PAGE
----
The abovementioned Emma Bull, and her compatriots of the Scribblies (Steven Brust, Pamela Dean, Will Shetterly, Pat Wrede.) Kurt Vonnegut. Roger Zelazny. Somebody once compared me to a young Poul Anderson, and I about fell over dead, I was so happy. Suzy McKee Charnas and Joanna Russ, both of whom I read at an impressionable age, thus scarring myself eternally (sort of in a good way). John Bellairs. L. Frank Baum. Joy Chant. Ursula Le Guin. Maya Angelou. L. Frank Baum. Octavia Butler.

Peter Beagle, who made me want to be a writer.

I have a very strong mythological influence, which probably actually comes from having parents who were folk musicians, and exposed me to a lot of bloody old ballads at a very young age. I’m pretty sure the entire Promethean Age thing comes from listening to Steeleye Span’s Commoner’s Crown album on endless repeat for most of my childhood.

I’ve also been informed that I am in the grand tradition of New England writers, in that I write comedies of ethics–the sort of thing where Our Doughty Hero is endlessly forced into making absolutely obscene ethical choices between terrible and awful alternatives. I think I have to cop to that. So, Nathaniel Hawthorne it is.

SoY: Some of your work is almost beyond subgenre classification. What’s the strangest story you’ve ever sold?

EB: Parodic Man from UNCLE meta-slash. Which is Hal Duncan’s fault, though I have never admitted it before.

SoY: What has been the highlight of your career so far?

EB: Oh wow. Two things: one is having writers and editors who I respect and admire compliment my work. The other is when somebody writes to me and tells me something I wrote changed their life for the better somehow. I have had the extraordinary pleasure of meeting–online and in person–fans who found some solace or strength or catharsis in my work.

I write to be read, and because it is the work that’s set before my hand. And because it’s the most effective tool I have for alleviating suffering. Which is, to my mind, the only useful work in the world.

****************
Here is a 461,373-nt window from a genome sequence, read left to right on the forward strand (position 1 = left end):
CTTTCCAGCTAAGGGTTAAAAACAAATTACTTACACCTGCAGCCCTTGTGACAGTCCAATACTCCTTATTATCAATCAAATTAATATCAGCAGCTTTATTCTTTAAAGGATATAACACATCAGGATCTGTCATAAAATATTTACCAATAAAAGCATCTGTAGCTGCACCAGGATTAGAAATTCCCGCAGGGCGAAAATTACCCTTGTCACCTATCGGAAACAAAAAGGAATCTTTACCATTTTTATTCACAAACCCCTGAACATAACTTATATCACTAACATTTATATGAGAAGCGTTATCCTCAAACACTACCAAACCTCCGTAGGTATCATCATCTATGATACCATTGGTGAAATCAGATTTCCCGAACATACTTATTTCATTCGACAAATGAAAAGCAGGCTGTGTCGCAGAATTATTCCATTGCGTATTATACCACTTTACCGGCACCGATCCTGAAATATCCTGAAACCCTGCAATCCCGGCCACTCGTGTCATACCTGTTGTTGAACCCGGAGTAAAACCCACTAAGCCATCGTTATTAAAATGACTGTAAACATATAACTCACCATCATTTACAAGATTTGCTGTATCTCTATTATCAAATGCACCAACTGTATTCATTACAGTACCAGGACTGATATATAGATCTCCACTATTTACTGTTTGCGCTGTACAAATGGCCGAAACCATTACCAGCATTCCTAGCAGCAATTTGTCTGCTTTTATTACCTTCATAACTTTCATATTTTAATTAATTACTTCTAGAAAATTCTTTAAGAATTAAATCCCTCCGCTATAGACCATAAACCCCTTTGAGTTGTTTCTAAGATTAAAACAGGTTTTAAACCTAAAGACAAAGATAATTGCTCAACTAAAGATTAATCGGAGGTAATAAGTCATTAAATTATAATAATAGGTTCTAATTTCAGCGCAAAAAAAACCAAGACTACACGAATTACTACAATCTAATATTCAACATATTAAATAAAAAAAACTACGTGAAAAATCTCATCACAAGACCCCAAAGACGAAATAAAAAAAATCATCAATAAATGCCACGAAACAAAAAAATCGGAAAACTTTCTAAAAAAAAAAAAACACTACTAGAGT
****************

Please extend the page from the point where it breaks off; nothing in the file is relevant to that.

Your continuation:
I kick you off the list because you’ve already published 10 novels in less than 5 years. You aren’t up-and-coming, you’re here. Who do you nominate to the list in your place?

See above! Okay, Karen Traviss is probably “here,” too. Um, and let’s think about some boys and some short story writers, too. Christopher Barzak. Yoon Ha Lee. Leah Bobet. David Schwartz. Tobias Buckell. Cherie Priest, who has just made a major breakthrough in terms of kicking her writing up a notch with her forthcoming book. Nisi Shawl, who needs to sell a damn novel already. Christopher Rowe. Paolo Baciagalupi.

It’s thick on the ground out here. This is exciting times.

SoY: You’ve published an amazing amount of novels in a very short period of time. Were any of these novels done prior to your first sale or are you just unbelievably proficient? How do you manage to maintain such a high output and remain at the top of your creative game?

EB: I’m a frelling genius.

*fails to keep a straight face at all*

Well, I write a lot. It’s my full-time job, and I do, you know, use that time to write. And I have been practicing since first grade, so I kind of have the basics down now that I’m creeping up on forty. I read a lot. I try to have adventures and meet people and keep filling up the well. And I’m crabby. I’m terribly, terribly crabby, and most of my books come from a deep-seated well of irascibility, where I read or see something and thing “That’s just not right. I should FIX THAT.”

And so I try. And I keep trying to make each one better–richer, stronger, more nuanced, more accessible, trickier, cleverer, cleaner, more beautiful, more exciting and interesting and full of wonderful people–than the last. I don’t always succeed. But I try. and I think that’s the important part.

They’re never as good as I want them to be, of course.

That, and the variety helps. If I were just writing Jenny Casey books, I don’t think I could manage to keep making them interesting. But I have a lot of stories in my head, and I am always finding new ones.

SoY: Every writer has a favorite word. Mine’s plethora. What’s that unique word that tries to find its way into everything you write?

EB: “shatter”

It’s not even my favourite word. My favorite word is “floccinaucinihilipilificatrix.” But it’s probably revelatory of my deep psychological unwellness or something.

SoY: What’s the best thing you’ve read this year?

EB: Probably Christopher Barzak’s The Love We Share Without Knowing. Or John M. Ford’s The Last Hot Time. Oh, wait, no. Sherman Alexie, The Absolutely True Diary Of A Part-Time Indian. That one.

SoY: [Obligatory pimpage] Is there anywhere online that readers can follow you and your work? [/obligatory pimpage]

EB: Hee. Well, Shadow Unit, of course. And www.elizabethbear.com. Which needs to be updated something fierce. Also, I have a livejournal and a twitter feed.


Yet more great responses from yet another great author. I can’t say enough how much I’ve been enjoying talking with these authors who are either just reaching their prime or on their way toward it. The combination of talent and enthusiasm is infectious, and I’m get excited to read these authors over and over again.

Elizabeth Bear is no exception. Go check out her work. I guarantee that at least one of her books is exactly the book for you.